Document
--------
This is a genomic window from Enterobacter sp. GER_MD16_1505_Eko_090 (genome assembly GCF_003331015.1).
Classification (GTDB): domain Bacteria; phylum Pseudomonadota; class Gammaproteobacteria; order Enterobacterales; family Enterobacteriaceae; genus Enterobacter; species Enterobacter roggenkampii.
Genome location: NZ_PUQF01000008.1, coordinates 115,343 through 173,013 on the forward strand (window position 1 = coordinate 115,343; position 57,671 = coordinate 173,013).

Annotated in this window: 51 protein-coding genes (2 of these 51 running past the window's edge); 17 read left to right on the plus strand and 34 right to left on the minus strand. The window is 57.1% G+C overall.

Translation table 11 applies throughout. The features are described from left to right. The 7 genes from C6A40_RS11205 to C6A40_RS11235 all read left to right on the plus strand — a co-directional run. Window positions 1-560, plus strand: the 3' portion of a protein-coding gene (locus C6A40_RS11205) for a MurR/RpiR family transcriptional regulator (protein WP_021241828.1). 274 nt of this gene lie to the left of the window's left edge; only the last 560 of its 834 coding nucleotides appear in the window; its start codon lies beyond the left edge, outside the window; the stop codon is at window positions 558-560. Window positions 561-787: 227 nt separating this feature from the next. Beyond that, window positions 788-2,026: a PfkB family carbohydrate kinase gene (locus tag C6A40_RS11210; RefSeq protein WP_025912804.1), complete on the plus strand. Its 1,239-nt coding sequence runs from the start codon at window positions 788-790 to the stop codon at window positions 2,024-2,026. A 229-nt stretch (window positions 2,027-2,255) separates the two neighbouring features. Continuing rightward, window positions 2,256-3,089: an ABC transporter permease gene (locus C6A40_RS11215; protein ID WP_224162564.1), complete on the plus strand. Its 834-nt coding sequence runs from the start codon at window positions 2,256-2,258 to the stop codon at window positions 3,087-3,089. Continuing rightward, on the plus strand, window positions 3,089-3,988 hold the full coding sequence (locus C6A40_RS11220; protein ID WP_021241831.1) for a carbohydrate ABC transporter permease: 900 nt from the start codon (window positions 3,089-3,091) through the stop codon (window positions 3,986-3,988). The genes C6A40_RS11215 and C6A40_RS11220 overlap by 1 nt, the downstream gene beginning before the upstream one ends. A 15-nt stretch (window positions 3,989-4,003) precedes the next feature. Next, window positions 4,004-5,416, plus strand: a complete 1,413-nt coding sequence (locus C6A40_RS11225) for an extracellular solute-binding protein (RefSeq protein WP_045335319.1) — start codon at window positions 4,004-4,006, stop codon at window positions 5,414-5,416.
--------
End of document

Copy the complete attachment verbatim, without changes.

This is a genomic window from Enterobacter sp. GER_MD16_1505_Eko_090 (genome assembly GCF_003331015.1).
Classification (GTDB): domain Bacteria; phylum Pseudomonadota; class Gammaproteobacteria; order Enterobacterales; family Enterobacteriaceae; genus Enterobacter; species Enterobacter roggenkampii.
Genome location: NZ_PUQF01000008.1, coordinates 115,343 through 173,013 on the forward strand (window position 1 = coordinate 115,343; position 57,671 = coordinate 173,013).

Annotated in this window: 51 protein-coding genes (2 of these 51 running past the window's edge); 17 read left to right on the plus strand and 34 right to left on the minus strand. The window is 57.1% G+C overall.

Translation table 11 applies throughout. The features are described from left to right. The 7 genes from C6A40_RS11205 to C6A40_RS11235 all read left to right on the plus strand — a co-directional run. Window positions 1-560, plus strand: the 3' portion of a protein-coding gene (locus C6A40_RS11205) for a MurR/RpiR family transcriptional regulator (protein WP_021241828.1). 274 nt of this gene lie to the left of the window's left edge; only the last 560 of its 834 coding nucleotides appear in the window; its start codon lies beyond the left edge, outside the window; the stop codon is at window positions 558-560. Window positions 561-787: 227 nt separating this feature from the next. Beyond that, window positions 788-2,026: a PfkB family carbohydrate kinase gene (locus tag C6A40_RS11210; RefSeq protein WP_025912804.1), complete on the plus strand. Its 1,239-nt coding sequence runs from the start codon at window positions 788-790 to the stop codon at window positions 2,024-2,026. A 229-nt stretch (window positions 2,027-2,255) separates the two neighbouring features. Continuing rightward, window positions 2,256-3,089: an ABC transporter permease gene (locus C6A40_RS11215; protein ID WP_224162564.1), complete on the plus strand. Its 834-nt coding sequence runs from the start codon at window positions 2,256-2,258 to the stop codon at window positions 3,087-3,089. Continuing rightward, on the plus strand, window positions 3,089-3,988 hold the full coding sequence (locus C6A40_RS11220; protein ID WP_021241831.1) for a carbohydrate ABC transporter permease: 900 nt from the start codon (window positions 3,089-3,091) through the stop codon (window positions 3,986-3,988). The genes C6A40_RS11215 and C6A40_RS11220 overlap by 1 nt, the downstream gene beginning before the upstream one ends. A 15-nt stretch (window positions 3,989-4,003) precedes the next feature. Next, window positions 4,004-5,416, plus strand: a complete 1,413-nt coding sequence (locus C6A40_RS11225) for an extracellular solute-binding protein (RefSeq protein WP_045335319.1) — start codon at window positions 4,004-4,006, stop codon at window positions 5,414-5,416.